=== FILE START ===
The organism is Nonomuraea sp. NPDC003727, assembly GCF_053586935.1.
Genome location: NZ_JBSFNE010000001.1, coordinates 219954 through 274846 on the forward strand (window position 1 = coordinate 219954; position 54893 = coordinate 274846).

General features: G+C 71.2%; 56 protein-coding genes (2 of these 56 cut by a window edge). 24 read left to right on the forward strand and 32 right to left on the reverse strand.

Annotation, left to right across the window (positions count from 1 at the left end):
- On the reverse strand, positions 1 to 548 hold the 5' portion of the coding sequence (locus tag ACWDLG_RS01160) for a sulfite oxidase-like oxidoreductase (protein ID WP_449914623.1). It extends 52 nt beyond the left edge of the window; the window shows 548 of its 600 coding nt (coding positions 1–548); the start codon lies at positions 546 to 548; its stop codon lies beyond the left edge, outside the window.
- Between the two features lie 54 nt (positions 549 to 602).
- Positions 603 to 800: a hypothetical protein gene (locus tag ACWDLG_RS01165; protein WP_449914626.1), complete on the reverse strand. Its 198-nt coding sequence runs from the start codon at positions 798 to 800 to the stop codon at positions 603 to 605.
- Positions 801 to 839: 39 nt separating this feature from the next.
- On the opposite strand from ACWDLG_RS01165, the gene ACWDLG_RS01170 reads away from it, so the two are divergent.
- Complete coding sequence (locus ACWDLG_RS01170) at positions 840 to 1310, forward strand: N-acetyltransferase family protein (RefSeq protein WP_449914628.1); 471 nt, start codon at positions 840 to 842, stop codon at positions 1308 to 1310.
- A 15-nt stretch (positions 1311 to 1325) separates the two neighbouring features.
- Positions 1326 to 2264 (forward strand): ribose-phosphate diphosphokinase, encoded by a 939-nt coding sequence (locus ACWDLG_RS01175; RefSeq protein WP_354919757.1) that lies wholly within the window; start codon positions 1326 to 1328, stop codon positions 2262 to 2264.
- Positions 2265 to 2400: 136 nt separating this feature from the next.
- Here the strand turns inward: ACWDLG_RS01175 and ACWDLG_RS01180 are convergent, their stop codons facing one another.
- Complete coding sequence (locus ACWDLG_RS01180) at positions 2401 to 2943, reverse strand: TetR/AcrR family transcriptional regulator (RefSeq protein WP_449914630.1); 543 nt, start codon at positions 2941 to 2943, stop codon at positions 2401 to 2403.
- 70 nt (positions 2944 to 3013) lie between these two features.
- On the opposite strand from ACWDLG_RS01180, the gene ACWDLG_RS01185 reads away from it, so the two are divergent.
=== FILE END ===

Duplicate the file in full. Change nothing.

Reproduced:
The organism is Nonomuraea sp. NPDC003727, assembly GCF_053586935.1.
Genome location: NZ_JBSFNE010000001.1, coordinates 219954 through 274846 on the forward strand (window position 1 = coordinate 219954; position 54893 = coordinate 274846).

General features: G+C 71.2%; 56 protein-coding genes (2 of these 56 cut by a window edge). 24 read left to right on the forward strand and 32 right to left on the reverse strand.

Annotation, left to right across the window (positions count from 1 at the left end):
- On the reverse strand, positions 1 to 548 hold the 5' portion of the coding sequence (locus tag ACWDLG_RS01160) for a sulfite oxidase-like oxidoreductase (protein ID WP_449914623.1). It extends 52 nt beyond the left edge of the window; the window shows 548 of its 600 coding nt (coding positions 1–548); the start codon lies at positions 546 to 548; its stop codon lies beyond the left edge, outside the window.
- Between the two features lie 54 nt (positions 549 to 602).
- Positions 603 to 800: a hypothetical protein gene (locus tag ACWDLG_RS01165; protein WP_449914626.1), complete on the reverse strand. Its 198-nt coding sequence runs from the start codon at positions 798 to 800 to the stop codon at positions 603 to 605.
- Positions 801 to 839: 39 nt separating this feature from the next.
- On the opposite strand from ACWDLG_RS01165, the gene ACWDLG_RS01170 reads away from it, so the two are divergent.
- Complete coding sequence (locus ACWDLG_RS01170) at positions 840 to 1310, forward strand: N-acetyltransferase family protein (RefSeq protein WP_449914628.1); 471 nt, start codon at positions 840 to 842, stop codon at positions 1308 to 1310.
- A 15-nt stretch (positions 1311 to 1325) separates the two neighbouring features.
- Positions 1326 to 2264 (forward strand): ribose-phosphate diphosphokinase, encoded by a 939-nt coding sequence (locus ACWDLG_RS01175; RefSeq protein WP_354919757.1) that lies wholly within the window; start codon positions 1326 to 1328, stop codon positions 2262 to 2264.
- Positions 2265 to 2400: 136 nt separating this feature from the next.
- Here the strand turns inward: ACWDLG_RS01175 and ACWDLG_RS01180 are convergent, their stop codons facing one another.
- Complete coding sequence (locus ACWDLG_RS01180) at positions 2401 to 2943, reverse strand: TetR/AcrR family transcriptional regulator (RefSeq protein WP_449914630.1); 543 nt, start codon at positions 2941 to 2943, stop codon at positions 2401 to 2403.
- 70 nt (positions 2944 to 3013) lie between these two features.
- On the opposite strand from ACWDLG_RS01180, the gene ACWDLG_RS01185 reads away from it, so the two are divergent.